Seattle-based emcee Macklemore isn’t your average white boy rapper. He’s not bragging about his Escalade, spitting about his diamond earrings or flossin’ a gold chain. His lyrics are born out of his struggles with drug addiction and his brave decision to get clean delivered with a refreshing sincerity not normally found in the commercial hip-hop world. Along with partner in crime, producer Ryan Lewis, Macklemore has tapped into a new generation of kids itching for a fresh take on hip-hop. So look no further, the Mack is back. (Kyle Eustice)

You cited a period of low production between the years of 2005 and 2009 because of substance abuse. What finally made you snap out of it?

I had always wanted to get clean and sober, but didn’t really have the tools to do it. I had the desire to quit using drugs and alcohol, but I didn’t know how to get out of my environment, I didn’t know how to get out of my head and really focus on who I wanted to be. I didn’t have that resource.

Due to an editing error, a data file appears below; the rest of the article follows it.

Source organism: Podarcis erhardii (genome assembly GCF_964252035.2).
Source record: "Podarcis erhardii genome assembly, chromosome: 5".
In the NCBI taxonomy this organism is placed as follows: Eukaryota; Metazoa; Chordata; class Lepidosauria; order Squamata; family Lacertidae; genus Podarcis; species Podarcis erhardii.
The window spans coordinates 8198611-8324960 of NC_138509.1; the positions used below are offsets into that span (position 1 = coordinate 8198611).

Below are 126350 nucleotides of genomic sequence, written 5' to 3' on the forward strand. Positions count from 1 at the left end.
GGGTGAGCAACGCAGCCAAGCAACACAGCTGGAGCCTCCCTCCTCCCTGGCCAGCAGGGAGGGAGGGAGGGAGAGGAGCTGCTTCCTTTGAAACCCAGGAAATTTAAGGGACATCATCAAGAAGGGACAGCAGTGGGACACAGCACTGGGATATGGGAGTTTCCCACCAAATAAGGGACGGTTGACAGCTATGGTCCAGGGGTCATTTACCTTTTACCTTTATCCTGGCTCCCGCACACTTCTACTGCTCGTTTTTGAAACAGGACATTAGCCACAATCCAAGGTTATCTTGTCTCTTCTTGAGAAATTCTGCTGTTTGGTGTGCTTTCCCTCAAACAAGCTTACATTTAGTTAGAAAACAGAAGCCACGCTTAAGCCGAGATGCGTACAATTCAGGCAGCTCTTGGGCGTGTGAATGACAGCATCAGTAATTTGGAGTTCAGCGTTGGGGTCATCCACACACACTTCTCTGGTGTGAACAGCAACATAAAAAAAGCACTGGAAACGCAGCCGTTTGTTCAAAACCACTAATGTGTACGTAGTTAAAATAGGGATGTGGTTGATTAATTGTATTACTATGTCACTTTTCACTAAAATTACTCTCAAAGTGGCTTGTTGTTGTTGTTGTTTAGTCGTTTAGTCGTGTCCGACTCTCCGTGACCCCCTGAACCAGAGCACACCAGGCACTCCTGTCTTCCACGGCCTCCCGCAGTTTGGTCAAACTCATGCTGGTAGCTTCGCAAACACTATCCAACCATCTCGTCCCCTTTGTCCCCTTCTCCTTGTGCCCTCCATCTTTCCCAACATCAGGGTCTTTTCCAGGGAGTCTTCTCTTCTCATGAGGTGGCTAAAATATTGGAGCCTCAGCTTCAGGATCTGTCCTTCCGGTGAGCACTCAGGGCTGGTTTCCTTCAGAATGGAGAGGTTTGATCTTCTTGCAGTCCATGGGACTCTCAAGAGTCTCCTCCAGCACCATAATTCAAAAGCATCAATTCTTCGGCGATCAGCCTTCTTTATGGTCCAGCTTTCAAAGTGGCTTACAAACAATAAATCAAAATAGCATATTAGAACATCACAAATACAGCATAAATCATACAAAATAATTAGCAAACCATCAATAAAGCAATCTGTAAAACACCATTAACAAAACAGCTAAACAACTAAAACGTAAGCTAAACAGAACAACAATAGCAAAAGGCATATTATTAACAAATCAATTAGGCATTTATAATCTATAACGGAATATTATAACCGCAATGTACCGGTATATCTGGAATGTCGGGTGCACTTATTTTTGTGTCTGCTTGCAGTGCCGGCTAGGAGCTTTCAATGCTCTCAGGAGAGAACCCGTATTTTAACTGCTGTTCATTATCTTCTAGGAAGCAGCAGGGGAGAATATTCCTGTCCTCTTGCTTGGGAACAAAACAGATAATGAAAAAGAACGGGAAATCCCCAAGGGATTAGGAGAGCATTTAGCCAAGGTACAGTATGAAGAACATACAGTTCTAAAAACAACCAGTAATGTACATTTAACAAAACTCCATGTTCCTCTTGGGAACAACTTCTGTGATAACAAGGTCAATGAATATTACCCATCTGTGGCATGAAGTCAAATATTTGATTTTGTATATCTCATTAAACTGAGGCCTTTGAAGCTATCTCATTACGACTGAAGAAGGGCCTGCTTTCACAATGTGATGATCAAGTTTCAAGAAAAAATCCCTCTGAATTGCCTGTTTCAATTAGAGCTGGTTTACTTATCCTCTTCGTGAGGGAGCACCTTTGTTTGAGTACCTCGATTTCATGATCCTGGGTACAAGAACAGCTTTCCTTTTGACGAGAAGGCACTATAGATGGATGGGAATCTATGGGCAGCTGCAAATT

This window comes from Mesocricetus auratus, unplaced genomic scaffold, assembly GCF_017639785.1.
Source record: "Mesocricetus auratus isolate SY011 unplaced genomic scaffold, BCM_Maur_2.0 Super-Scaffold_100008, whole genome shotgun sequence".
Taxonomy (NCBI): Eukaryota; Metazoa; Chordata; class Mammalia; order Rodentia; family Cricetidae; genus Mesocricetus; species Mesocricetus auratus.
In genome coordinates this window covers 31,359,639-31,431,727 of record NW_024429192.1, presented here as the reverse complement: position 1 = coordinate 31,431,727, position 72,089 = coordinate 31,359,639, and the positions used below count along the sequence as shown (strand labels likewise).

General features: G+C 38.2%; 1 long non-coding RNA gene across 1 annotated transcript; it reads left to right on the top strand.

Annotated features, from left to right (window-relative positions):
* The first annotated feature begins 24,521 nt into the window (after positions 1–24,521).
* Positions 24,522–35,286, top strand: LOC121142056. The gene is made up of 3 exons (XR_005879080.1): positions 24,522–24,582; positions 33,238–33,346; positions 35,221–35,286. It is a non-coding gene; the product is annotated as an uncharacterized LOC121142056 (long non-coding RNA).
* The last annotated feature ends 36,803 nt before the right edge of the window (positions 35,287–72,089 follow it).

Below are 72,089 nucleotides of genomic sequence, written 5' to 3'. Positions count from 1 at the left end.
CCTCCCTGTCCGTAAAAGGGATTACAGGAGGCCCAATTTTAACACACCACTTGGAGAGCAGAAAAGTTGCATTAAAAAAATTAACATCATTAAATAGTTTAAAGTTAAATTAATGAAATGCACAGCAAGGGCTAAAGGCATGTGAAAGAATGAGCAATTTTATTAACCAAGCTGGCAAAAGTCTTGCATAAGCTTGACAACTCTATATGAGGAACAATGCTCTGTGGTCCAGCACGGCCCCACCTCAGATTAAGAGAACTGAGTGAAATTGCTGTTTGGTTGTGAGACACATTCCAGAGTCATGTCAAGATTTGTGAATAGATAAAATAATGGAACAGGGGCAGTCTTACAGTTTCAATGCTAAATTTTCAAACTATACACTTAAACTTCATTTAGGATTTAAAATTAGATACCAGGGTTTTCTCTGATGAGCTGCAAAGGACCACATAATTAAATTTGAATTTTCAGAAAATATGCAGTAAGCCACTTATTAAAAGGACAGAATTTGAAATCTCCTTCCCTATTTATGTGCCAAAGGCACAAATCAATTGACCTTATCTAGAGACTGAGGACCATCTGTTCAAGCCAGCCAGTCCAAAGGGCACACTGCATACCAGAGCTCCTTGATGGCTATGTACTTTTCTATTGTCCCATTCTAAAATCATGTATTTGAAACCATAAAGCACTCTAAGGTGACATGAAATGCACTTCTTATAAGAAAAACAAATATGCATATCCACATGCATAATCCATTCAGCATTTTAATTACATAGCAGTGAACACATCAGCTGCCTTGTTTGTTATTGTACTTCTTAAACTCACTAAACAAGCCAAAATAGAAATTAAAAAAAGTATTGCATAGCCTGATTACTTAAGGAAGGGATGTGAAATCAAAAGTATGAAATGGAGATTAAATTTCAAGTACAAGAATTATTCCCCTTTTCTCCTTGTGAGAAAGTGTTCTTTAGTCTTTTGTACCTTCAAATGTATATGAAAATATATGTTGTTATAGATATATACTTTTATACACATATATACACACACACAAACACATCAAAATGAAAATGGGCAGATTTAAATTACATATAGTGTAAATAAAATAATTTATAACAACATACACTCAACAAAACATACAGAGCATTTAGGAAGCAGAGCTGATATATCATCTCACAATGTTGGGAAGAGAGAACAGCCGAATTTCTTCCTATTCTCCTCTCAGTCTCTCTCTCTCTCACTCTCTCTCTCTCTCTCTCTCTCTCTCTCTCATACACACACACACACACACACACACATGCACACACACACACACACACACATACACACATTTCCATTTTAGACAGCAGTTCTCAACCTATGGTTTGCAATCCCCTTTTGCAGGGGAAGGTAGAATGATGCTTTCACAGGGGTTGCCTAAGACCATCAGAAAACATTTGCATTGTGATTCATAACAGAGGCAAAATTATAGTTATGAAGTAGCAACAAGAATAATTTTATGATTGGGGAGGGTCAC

Do you feel it’s important to get a positive message out to your fans?

I think it’s important to talk about it- to be honest about it. I had that choice coming out of treatment. What do I do- do I tell the fans about this? Do I tell them I went to treatment? I made the conscious choice to talk about it on record because it’s real to my life. It’s what I went to. I’m not going to hold that back.

A lot of musicians credit substances as “creative fuel.“ Has your music changed since you cleaned up?

I have never been that type of person. I always need to be sober in order to write. It’s kind of a veil immediately the minute I would do drugs and alcohol. I would be staring at the paper for 20 minutes.


Macklemore & Ryan Lewis with Champagne Champagne and Xperience, December 15, at The Waiting Room, 6212 Maple St., 9 p.m. Tickets are $13 ADV/$15 DOS. Visit for more information. 

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